Tears about Mis-Education
Sometimes learning is accompanied by tears, theirs and mine.
The concept of mis-education is so disquieting to some students that tears are shed in the classroom. Never has there been bold sobs or muffled cries of languished sorrow – nothing quite so dramatic. Rather, the tears have been quiet moments of upset-ness which makes the nose run, the hands tremble. For a few students, tears well up, then the body tenses and clinches so as to control the tears from spilling over onto their cheeks. On two or three occasions, when the tears have overflowed their banks, she quietly left the room (usually she is a Black woman) to return after splashing cold water on her face and taking deep breaths while alone in the neutral space of the restroom. When she comes back to class, I smile at her - nod my head to affirm her strength.
When the tears come, I bear witness to the insight, revelation, grace, and pain.
I used to wait and IF it happened, IF tears came, I would then pray. Now – now I know to pray before I introduce the concept of mis-education so WHEN the tears bubble up my prayers have summoned salve for the re-opened wounds which hopefully will heal (some wounds never heal). Sometimes teaching is the re-opening of wounds.
The tears are not easy to see; they must be felt. People try to hide them. Students are caught off-guard when an idea has the audacity to move them to tears. I first noticed because I felt the energy in the room quickly shift. Students become uncharacteristically fidgety. Hands reach into purses for tissues, faint sounds of sniffling dapple the airwaves and eyes which usual meet mine look away; feet turn sideways signaling loss of grounded-ness and disorientation. A shrilled quietness creeps in, their breath shallows and they close their eyes gently gasping for ease. Oh, mis-education can be onerous to sit with.
Other students notice the shift in energy too, notice the tears – seen and unseen; flowing and damned up. Some students, in response to the tears of others, disconnect from the moment wishing to flee the intensity, the reality which pushes-in like a home invasion in the suburbs when people, lying into TV news cameras say, “Nothing like that ever happens around here.” Others sympathetically move closer to their friend – consoling with proximity of care. Still others genuinely do not notice – so unplugged from the learning experience that nothing penetrates and nothing excretes – distracted; they just dangle through the semester.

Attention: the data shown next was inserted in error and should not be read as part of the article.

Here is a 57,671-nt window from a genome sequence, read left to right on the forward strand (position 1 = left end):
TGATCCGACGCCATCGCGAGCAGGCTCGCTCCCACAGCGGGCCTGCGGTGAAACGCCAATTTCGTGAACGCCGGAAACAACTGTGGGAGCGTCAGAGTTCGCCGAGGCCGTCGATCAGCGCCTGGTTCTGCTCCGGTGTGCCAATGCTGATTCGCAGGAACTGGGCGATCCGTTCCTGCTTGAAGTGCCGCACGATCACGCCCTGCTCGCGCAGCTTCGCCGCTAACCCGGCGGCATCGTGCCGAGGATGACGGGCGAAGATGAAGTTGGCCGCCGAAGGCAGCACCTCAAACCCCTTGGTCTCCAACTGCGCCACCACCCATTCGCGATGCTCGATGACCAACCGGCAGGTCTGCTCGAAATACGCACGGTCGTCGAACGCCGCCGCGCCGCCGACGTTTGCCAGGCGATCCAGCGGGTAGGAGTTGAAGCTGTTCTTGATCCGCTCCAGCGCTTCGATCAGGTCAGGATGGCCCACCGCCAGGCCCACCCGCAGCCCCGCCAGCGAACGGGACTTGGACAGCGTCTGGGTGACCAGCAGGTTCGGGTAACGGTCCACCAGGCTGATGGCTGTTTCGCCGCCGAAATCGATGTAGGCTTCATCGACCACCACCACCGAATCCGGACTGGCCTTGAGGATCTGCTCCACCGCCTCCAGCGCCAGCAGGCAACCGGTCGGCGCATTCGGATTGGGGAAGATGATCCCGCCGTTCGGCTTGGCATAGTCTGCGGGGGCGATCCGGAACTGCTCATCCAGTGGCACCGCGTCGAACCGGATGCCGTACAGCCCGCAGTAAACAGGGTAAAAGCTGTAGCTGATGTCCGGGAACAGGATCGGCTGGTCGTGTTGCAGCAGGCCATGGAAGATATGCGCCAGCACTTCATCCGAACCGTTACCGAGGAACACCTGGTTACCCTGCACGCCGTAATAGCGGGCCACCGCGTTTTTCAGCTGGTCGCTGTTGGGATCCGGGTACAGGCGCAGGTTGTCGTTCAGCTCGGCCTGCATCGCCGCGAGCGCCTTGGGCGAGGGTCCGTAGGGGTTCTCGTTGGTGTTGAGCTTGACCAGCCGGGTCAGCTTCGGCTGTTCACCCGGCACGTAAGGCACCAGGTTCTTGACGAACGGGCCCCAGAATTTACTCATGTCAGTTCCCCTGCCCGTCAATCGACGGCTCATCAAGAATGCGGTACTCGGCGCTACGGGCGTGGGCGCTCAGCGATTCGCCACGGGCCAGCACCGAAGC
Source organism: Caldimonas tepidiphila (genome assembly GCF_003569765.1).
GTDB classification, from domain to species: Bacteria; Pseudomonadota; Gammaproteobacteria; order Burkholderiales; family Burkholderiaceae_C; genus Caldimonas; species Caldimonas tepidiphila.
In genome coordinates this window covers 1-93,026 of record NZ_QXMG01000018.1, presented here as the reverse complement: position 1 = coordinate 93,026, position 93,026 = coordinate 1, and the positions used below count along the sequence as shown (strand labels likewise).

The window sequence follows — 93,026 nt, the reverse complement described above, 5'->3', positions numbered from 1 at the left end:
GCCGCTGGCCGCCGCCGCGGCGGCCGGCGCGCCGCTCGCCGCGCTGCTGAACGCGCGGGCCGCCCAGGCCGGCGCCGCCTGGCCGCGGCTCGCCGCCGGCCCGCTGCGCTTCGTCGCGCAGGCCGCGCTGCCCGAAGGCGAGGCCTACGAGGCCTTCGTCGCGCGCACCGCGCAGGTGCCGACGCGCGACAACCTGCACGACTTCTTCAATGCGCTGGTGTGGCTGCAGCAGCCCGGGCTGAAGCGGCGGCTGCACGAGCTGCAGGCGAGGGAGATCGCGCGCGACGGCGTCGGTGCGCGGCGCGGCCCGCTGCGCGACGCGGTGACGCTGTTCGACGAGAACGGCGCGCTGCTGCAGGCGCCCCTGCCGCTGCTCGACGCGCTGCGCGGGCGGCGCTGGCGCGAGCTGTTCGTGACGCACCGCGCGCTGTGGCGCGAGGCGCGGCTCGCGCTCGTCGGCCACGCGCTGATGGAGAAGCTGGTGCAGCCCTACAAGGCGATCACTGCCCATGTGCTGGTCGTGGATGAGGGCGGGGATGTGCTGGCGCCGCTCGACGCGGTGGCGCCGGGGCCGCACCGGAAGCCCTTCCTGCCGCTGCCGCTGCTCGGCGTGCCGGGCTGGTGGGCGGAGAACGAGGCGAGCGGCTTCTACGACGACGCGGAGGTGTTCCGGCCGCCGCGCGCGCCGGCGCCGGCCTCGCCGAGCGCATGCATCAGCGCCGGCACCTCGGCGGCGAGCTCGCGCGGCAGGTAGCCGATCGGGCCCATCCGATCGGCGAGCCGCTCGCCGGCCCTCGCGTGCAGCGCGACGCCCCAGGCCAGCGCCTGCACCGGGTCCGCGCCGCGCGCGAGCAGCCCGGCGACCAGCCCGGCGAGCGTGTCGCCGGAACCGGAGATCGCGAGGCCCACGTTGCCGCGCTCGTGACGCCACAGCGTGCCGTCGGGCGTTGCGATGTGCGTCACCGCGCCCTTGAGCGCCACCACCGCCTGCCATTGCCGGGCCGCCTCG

It is difficult to teach concepts of oppression and dehumanization when those who have borne the brunt of the lash are in the room. Paradoxically, it is my joy to teach concepts of oppression and dehumanization when those who have borne the brunt of the lash are in the room. And of course, ironically, those who wielded the bullwhip, nightstick, and hanging rope are also present. This is why the old people sang, “nobody knows de trouble I see – GLORY HALLELUJAH!”
“If you control a (person’s) thinking, you do not have to worry about (her) action. When you determine what a (person) shall think, you do not have to concern yourself about what (she) will do. If you make a (person) feel that (she) is inferior, you do not have to compel (her) to accept inferior status, for (she) will seek it for himself (herself). If you make a (person) think that (she) is justly an outcast, you do not have to order (her) to the back door. (She) will go without being told; and if there is no back door, (her) very nature will demand one.” (84-85)
Sometimes, if I am not mindful, their tears will swiftly turn to anger, fury, closed-fisted guile …. Since I-myself am just a hair-trigger away from rage, I empathize, I ache, I struggle to push past my own madness to maintain our collective agenda of peace, liberty and repair of the soul.
More than anything, I respect their tears. To be moved, in a classroom, giving over to vulnerability is the heart that is still alive, still yearning, still desiring freedom. I respect anyone who traverses the death-dealing path of U.S. education and can still cry about injustice.
Their tears rekindle my hope – their tears are indicators of their courage to reach out into the unknown and discover those ancestors who are reaching to them – able to comfort, console and heal.